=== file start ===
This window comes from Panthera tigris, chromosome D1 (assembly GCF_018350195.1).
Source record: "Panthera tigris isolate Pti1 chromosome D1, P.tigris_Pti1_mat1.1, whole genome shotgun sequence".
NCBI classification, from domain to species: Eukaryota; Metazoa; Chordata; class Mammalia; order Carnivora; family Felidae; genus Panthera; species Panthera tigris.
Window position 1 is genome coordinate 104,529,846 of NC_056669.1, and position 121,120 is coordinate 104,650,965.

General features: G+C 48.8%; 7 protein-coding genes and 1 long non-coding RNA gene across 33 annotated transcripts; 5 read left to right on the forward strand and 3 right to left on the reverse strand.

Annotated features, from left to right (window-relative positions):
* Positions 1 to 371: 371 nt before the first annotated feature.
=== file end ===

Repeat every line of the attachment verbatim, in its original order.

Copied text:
This window comes from Panthera tigris, chromosome D1 (assembly GCF_018350195.1).
Source record: "Panthera tigris isolate Pti1 chromosome D1, P.tigris_Pti1_mat1.1, whole genome shotgun sequence".
NCBI classification, from domain to species: Eukaryota; Metazoa; Chordata; class Mammalia; order Carnivora; family Felidae; genus Panthera; species Panthera tigris.
Window position 1 is genome coordinate 104,529,846 of NC_056669.1, and position 121,120 is coordinate 104,650,965.

General features: G+C 48.8%; 7 protein-coding genes and 1 long non-coding RNA gene across 33 annotated transcripts; 5 read left to right on the forward strand and 3 right to left on the reverse strand.

Annotated features, from left to right (window-relative positions):
* Positions 1 to 371: 371 nt before the first annotated feature.